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Protein compositions of mesophyll and paraveinal mesophyll of soybean leaves at various developmental stages



Protein compositions of mesophyll and paraveinal mesophyll of soybean leaves at various developmental stages



Plant Physiology 97(4): 1306-1316



Mesophyll and paraveinal mesophyll protoplasts (PVMP) were isolated from leaves of soybean (Glycine max) at various stages of physiological development, and protein compositions of the two protoplast types were analyzed by sodium dodecyl sulfate-polyacrylamide gel electrophoresis and immunoblotting. Polypeptides of 27, 29 (previously shown to be storage proteins), and 94 kilodaltons were found to be PVMP-specific proteins and were present in both nodulated and nonnodulated plants. The 27 and 94 kilodalton polypeptides were major PVMP constituents. All three polypeptides accumulate as early as one-quarter leaf expansion. immunoblotting and immunocytochemical studies using antibodies against the 27/29 kilodalton proteins confirmed that they are specific to the paraveinal mesophyll (PVM) and that they are localized in the PVM vacuole. The 27 kilodalton polypeptide increased significantly by two weeks depodding, and this accumulation was restricted to the PVM vacuole. Radiolabeling experiments showed that the difference in relative amounts of the 27 and 29 kilodalton polypeptides was due to a greater rate of synthesis of the 27 kilodalton polypeptide. The 94 kilodalton polypeptide accumulated to a maximum at anthesis, but was absent at 2 weeks postanthesis in both depodded and podded nodulated plants, probably because they were nitrogen limited. in nonnodulated plants, it was present through 2 weeks postanthesis. The results confirm that the 27 and 29 kilodalton proteins of soybean leaf are stored in the PVM vacuole and show that they are accumulated early during leaf development while they are still strong sinks for nitrogen. The 94 kilodalton protein, previously found to accumulate in leaves after depodding, is also a PVM protein and is likely a third vegetative storage protein, although its accumulation appears to be more dependent on excess nitrogen availability. The results further support the hypothesis that the PVM is a specialized leaf tissue that functions in synthesis and compartmentation of storage proteins.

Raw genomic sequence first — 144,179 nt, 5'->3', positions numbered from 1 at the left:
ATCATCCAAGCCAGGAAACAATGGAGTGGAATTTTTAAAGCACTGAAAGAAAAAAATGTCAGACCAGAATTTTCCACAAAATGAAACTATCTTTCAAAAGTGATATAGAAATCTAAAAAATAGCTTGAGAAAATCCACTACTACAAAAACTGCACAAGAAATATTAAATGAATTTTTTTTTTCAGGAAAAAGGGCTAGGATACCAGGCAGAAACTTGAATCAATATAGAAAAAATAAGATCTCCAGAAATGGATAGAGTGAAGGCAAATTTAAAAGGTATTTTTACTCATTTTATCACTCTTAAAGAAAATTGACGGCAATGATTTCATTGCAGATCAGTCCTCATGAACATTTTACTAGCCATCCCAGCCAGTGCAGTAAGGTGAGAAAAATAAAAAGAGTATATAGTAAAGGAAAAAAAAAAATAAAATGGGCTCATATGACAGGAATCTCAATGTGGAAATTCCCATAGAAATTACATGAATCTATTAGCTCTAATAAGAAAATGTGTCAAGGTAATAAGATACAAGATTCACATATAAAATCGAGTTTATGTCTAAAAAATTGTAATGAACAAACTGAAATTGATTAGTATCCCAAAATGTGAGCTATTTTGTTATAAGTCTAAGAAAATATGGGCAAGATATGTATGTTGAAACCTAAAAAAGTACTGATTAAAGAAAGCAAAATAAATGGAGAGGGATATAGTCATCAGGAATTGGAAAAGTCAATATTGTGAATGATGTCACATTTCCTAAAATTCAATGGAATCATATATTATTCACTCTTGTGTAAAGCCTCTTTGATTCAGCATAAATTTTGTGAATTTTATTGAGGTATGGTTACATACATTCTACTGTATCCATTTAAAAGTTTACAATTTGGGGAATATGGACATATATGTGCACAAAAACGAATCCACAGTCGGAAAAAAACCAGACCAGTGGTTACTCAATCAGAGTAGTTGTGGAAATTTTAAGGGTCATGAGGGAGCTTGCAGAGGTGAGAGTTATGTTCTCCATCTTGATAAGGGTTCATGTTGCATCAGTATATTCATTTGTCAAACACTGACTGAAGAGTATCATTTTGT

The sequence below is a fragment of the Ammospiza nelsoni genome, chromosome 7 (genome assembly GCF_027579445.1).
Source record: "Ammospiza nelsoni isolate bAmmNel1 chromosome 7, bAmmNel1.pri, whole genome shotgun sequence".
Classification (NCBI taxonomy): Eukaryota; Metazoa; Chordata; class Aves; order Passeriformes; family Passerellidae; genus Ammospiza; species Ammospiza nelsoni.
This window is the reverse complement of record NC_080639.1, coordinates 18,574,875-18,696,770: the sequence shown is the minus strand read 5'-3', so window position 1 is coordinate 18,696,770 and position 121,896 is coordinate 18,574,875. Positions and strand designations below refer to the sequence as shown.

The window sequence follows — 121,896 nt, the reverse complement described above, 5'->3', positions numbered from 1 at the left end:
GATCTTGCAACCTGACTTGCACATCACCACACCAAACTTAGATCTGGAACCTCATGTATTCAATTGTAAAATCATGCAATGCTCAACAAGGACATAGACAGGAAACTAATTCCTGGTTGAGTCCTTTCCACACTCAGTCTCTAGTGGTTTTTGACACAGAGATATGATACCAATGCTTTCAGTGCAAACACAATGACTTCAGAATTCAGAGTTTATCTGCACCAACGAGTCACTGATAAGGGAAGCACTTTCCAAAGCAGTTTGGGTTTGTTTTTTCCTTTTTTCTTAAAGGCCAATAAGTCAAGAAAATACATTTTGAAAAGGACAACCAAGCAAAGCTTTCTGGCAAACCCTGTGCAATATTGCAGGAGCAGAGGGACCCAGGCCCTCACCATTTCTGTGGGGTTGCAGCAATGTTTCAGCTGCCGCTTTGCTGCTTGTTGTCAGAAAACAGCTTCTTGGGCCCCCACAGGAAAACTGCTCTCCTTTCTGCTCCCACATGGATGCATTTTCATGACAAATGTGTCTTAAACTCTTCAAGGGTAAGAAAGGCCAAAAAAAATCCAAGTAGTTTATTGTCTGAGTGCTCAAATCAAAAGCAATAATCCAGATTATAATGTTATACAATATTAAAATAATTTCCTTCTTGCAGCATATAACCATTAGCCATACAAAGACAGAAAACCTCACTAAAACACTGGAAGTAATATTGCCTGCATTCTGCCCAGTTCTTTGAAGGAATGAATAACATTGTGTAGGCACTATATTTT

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Accession: 002198315

Download citation: RISBibTeXText

PMID: 16668548

DOI: 10.1104/pp.97.4.1306



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